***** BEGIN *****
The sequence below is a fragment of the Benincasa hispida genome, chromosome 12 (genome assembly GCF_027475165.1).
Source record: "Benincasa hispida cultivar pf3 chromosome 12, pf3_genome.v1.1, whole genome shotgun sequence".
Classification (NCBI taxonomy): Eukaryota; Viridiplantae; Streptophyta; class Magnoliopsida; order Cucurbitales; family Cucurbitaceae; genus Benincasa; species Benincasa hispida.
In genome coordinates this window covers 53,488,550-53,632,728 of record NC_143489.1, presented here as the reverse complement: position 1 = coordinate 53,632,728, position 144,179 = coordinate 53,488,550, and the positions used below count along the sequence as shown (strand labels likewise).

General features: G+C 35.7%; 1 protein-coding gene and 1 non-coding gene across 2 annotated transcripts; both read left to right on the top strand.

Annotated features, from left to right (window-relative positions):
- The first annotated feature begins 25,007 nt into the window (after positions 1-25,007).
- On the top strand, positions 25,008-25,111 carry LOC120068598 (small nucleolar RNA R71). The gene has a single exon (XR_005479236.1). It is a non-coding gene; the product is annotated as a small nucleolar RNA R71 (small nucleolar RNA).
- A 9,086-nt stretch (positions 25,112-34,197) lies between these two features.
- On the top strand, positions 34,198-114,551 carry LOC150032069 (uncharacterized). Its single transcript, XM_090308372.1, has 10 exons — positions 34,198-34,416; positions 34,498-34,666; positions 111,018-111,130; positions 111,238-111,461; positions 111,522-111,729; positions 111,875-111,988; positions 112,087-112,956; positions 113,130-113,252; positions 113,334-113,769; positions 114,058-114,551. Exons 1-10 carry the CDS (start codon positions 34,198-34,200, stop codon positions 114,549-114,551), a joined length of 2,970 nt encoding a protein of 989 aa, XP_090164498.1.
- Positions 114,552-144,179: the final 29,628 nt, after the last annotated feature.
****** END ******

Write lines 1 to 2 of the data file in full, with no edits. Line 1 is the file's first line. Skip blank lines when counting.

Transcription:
The sequence below is a fragment of the Benincasa hispida genome, chromosome 12 (genome assembly GCF_027475165.1).
Source record: "Benincasa hispida cultivar pf3 chromosome 12, pf3_genome.v1.1, whole genome shotgun sequence".